The IRS finally gave up after years of fighting that after-tax 401(k) dollars cannot be rolled into a Roth conversion. Most people simply put money into their 401(k) pre-tax–up to the annual employee limit. However, some plans allow employees to make contributions above the annual deductible limit on an after-tax basis. The employee didn’t get the tax deduction, but their dollars grew tax-deferred, which was a popular strategy with high income employees.
With the introduction of the Roth IRA, many after-tax 401(k) participants sought to rollover their pre-tax dollars to a Traditional IRA and their after-tax dollars to a Roth Conversion. This became even more popular when the Pension Protection Act of 2006 allowed for direct Roth conversions from 401(k) plans.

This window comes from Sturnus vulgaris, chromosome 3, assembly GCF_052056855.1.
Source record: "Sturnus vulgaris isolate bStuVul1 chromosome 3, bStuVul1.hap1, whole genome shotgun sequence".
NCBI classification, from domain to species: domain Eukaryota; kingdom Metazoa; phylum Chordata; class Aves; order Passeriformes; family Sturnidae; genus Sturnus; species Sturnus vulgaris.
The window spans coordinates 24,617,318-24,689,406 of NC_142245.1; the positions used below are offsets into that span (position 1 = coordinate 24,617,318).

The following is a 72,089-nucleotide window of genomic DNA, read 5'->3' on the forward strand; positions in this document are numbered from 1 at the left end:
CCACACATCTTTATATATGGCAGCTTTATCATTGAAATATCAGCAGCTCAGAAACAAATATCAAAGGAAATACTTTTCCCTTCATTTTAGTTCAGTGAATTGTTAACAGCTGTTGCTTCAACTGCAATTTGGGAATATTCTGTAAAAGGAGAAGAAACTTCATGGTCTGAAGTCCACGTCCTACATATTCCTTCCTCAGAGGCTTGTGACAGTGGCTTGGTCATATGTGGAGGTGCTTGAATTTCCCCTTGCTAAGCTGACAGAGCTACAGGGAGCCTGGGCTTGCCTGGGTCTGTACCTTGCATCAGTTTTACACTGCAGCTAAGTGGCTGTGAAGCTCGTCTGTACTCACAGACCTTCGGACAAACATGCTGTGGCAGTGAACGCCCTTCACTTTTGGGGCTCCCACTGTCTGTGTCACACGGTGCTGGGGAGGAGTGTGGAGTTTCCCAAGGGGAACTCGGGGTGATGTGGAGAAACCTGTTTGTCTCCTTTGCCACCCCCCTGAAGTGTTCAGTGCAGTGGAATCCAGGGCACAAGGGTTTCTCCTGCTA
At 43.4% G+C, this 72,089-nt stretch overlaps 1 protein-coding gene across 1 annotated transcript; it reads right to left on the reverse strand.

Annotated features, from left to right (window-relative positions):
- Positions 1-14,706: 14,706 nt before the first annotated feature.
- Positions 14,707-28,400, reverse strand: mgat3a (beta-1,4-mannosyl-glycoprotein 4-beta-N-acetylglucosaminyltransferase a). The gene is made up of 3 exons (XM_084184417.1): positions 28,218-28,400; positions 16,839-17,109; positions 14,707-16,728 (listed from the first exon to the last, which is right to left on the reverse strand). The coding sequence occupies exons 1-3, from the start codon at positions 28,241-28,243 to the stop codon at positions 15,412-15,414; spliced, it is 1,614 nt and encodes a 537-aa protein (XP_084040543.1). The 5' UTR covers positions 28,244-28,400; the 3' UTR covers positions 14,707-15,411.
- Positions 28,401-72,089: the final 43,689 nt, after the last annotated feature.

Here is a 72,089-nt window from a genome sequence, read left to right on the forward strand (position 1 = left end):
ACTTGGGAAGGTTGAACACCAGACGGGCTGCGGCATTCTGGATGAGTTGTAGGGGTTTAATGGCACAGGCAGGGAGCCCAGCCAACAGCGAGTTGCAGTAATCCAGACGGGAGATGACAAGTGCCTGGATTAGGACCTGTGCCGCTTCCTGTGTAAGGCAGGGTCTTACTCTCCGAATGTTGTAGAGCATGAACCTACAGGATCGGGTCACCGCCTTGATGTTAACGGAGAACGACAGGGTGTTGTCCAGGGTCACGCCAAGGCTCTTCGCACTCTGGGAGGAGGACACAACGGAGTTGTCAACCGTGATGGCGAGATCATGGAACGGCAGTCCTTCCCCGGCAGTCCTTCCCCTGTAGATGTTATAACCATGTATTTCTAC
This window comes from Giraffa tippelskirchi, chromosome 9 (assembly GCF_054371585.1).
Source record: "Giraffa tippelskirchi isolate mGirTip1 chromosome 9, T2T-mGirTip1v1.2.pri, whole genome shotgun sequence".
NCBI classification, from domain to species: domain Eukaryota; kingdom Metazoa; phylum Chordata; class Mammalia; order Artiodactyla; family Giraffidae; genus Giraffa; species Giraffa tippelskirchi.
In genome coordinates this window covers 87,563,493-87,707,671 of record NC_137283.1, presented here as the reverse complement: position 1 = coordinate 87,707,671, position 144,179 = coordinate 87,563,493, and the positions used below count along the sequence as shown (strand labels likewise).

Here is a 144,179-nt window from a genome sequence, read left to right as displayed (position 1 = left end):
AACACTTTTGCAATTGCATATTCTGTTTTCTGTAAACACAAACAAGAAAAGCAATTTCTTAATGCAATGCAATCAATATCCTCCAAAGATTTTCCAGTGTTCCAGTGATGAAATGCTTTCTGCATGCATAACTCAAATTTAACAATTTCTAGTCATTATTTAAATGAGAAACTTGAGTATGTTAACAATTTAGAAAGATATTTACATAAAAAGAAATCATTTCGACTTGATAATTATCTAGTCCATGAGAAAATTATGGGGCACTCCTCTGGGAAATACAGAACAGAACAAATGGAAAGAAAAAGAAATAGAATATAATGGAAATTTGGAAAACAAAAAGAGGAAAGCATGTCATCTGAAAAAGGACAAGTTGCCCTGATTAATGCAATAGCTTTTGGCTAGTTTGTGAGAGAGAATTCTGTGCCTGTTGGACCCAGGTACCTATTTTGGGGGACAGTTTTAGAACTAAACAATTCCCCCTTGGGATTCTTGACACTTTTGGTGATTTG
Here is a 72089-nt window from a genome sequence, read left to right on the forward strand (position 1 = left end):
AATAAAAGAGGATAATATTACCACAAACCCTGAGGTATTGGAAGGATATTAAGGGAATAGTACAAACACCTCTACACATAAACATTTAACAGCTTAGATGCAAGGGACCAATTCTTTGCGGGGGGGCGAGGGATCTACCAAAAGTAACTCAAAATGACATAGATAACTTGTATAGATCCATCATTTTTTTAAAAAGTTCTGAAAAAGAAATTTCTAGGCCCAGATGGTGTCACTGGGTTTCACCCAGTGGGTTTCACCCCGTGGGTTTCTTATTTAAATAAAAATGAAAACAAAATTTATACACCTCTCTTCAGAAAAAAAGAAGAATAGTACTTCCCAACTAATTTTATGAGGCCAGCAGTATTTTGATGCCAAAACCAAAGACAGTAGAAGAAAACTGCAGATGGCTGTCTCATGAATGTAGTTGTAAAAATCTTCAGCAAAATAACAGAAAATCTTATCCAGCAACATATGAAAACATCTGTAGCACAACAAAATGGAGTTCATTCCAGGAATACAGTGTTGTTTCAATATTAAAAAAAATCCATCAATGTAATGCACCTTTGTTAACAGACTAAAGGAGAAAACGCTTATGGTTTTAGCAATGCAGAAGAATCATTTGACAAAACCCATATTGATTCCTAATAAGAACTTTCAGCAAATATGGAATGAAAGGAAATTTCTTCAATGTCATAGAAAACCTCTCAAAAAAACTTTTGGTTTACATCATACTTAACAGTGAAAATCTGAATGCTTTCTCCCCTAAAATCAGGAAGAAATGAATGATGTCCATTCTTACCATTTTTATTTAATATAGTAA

Up until IRS Notice 2014-54, taxpayers attempting such conversions were at risk of creating a huge tax headache for themselves and their advisors. The IRS had taken the position that these conversions should taxed on a “pro-rata” basis. If you attempted the after-tax Roth conversion, you typically got a nastigram from the IRS saying you can’t do that and oh by the way you owe us for back taxes and penalties.
While the new rules don’t go into effect until 2015, the IRS said it is reasonable to use the strategy going forward. If you’re maxing out your 401(k) now, you may want to start using this strategy if your employer allows after-tax contributions.